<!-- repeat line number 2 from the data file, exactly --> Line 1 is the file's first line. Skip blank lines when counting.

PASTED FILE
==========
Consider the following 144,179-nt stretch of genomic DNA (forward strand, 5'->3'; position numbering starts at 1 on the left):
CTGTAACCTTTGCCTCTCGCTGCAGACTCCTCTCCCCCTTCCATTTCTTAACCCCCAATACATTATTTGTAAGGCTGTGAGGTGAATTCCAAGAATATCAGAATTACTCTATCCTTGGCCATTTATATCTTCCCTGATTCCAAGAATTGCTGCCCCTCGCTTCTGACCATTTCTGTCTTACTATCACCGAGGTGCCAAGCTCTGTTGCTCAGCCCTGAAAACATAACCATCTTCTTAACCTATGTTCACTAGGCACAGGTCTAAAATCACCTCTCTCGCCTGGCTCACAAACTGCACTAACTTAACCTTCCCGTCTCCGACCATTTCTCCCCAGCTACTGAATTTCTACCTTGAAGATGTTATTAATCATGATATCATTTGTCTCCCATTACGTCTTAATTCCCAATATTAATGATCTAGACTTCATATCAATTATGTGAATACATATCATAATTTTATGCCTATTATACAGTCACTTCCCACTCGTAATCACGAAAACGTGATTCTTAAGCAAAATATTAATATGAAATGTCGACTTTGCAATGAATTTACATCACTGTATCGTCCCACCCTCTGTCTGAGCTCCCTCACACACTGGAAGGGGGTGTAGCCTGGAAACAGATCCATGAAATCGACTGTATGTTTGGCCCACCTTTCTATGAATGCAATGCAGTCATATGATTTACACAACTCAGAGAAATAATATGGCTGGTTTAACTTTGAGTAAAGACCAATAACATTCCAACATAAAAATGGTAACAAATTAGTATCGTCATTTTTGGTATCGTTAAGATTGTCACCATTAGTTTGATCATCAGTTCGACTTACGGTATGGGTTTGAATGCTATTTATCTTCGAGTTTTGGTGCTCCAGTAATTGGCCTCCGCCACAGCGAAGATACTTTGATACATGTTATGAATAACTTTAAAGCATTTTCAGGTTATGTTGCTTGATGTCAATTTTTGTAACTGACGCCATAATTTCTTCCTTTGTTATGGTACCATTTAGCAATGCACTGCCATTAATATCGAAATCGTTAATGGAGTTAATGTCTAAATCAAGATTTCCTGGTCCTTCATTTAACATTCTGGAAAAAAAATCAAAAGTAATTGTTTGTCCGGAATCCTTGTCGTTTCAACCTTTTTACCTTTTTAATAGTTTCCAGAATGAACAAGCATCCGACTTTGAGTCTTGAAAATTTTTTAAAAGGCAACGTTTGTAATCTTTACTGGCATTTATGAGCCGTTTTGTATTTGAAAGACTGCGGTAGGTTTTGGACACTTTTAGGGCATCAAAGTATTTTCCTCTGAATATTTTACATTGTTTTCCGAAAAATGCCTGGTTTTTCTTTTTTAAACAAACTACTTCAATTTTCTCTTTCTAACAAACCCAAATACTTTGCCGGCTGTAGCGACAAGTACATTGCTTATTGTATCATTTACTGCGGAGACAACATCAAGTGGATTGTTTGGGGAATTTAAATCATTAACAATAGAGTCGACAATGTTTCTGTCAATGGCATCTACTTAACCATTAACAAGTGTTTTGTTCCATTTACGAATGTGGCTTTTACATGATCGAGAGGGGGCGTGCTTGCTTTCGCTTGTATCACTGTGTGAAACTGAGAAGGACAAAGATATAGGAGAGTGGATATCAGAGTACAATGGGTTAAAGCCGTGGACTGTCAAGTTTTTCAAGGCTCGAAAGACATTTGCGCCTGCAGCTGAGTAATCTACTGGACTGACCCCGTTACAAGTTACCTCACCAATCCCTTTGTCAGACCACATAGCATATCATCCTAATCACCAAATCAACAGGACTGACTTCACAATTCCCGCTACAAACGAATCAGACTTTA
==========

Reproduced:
CTGTAACCTTTGCCTCTCGCTGCAGACTCCTCTCCCCCTTCCATTTCTTAACCCCCAATACATTATTTGTAAGGCTGTGAGGTGAATTCCAAGAATATCAGAATTACTCTATCCTTGGCCATTTATATCTTCCCTGATTCCAAGAATTGCTGCCCCTCGCTTCTGACCATTTCTGTCTTACTATCACCGAGGTGCCAAGCTCTGTTGCTCAGCCCTGAAAACATAACCATCTTCTTAACCTATGTTCACTAGGCACAGGTCTAAAATCACCTCTCTCGCCTGGCTCACAAACTGCACTAACTTAACCTTCCCGTCTCCGACCATTTCTCCCCAGCTACTGAATTTCTACCTTGAAGATGTTATTAATCATGATATCATTTGTCTCCCATTACGTCTTAATTCCCAATATTAATGATCTAGACTTCATATCAATTATGTGAATACATATCATAATTTTATGCCTATTATACAGTCACTTCCCACTCGTAATCACGAAAACGTGATTCTTAAGCAAAATATTAATATGAAATGTCGACTTTGCAATGAATTTACATCACTGTATCGTCCCACCCTCTGTCTGAGCTCCCTCACACACTGGAAGGGGGTGTAGCCTGGAAACAGATCCATGAAATCGACTGTATGTTTGGCCCACCTTTCTATGAATGCAATGCAGTCATATGATTTACACAACTCAGAGAAATAATATGGCTGGTTTAACTTTGAGTAAAGACCAATAACATTCCAACATAAAAATGGTAACAAATTAGTATCGTCATTTTTGGTATCGTTAAGATTGTCACCATTAGTTTGATCATCAGTTCGACTTACGGTATGGGTTTGAATGCTATTTATCTTCGAGTTTTGGTGCTCCAGTAATTGGCCTCCGCCACAGCGAAGATACTTTGATACATGTTATGAATAACTTTAAAGCATTTTCAGGTTATGTTGCTTGATGTCAATTTTTGTAACTGACGCCATAATTTCTTCCTTTGTTATGGTACCATTTAGCAATGCACTGCCATTAATATCGAAATCGTTAATGGAGTTAATGTCTAAATCAAGATTTCCTGGTCCTTCATTTAACATTCTGGAAAAAAAATCAAAAGTAATTGTTTGTCCGGAATCCTTGTCGTTTCAACCTTTTTACCTTTTTAATAGTTTCCAGAATGAACAAGCATCCGACTTTGAGTCTTGAAAATTTTTTAAAAGGCAACGTTTGTAATCTTTACTGGCATTTATGAGCCGTTTTGTATTTGAAAGACTGCGGTAGGTTTTGGACACTTTTAGGGCATCAAAGTATTTTCCTCTGAATATTTTACATTGTTTTCCGAAAAATGCCTGGTTTTTCTTTTTTAAACAAACTACTTCAATTTTCTCTTTCTAACAAACCCAAATACTTTGCCGGCTGTAGCGACAAGTACATTGCTTATTGTATCATTTACTGCGGAGACAACATCAAGTGGATTGTTTGGGGAATTTAAATCATTAACAATAGAGTCGACAATGTTTCTGTCAATGGCATCTACTTAACCATTAACAAGTGTTTTGTTCCATTTACGAATGTGGCTTTTACATGATCGAGAGGGGGCGTGCTTGCTTTCGCTTGTATCACTGTGTGAAACTGAGAAGGACAAAGATATAGGAGAGTGGATATCAGAGTACAATGGGTTAAAGCCGTGGACTGTCAAGTTTTTCAAGGCTCGAAAGACATTTGCGCCTGCAGCTGAGTAATCTACTGGACTGACCCCGTTACAAGTTACCTCACCAATCCCTTTGTCAGACCACATAGCATATCATCCTAATCACCAAATCAACAGGACTGACTTCACAATTCCCGCTACAAACGAATCAGACTTTA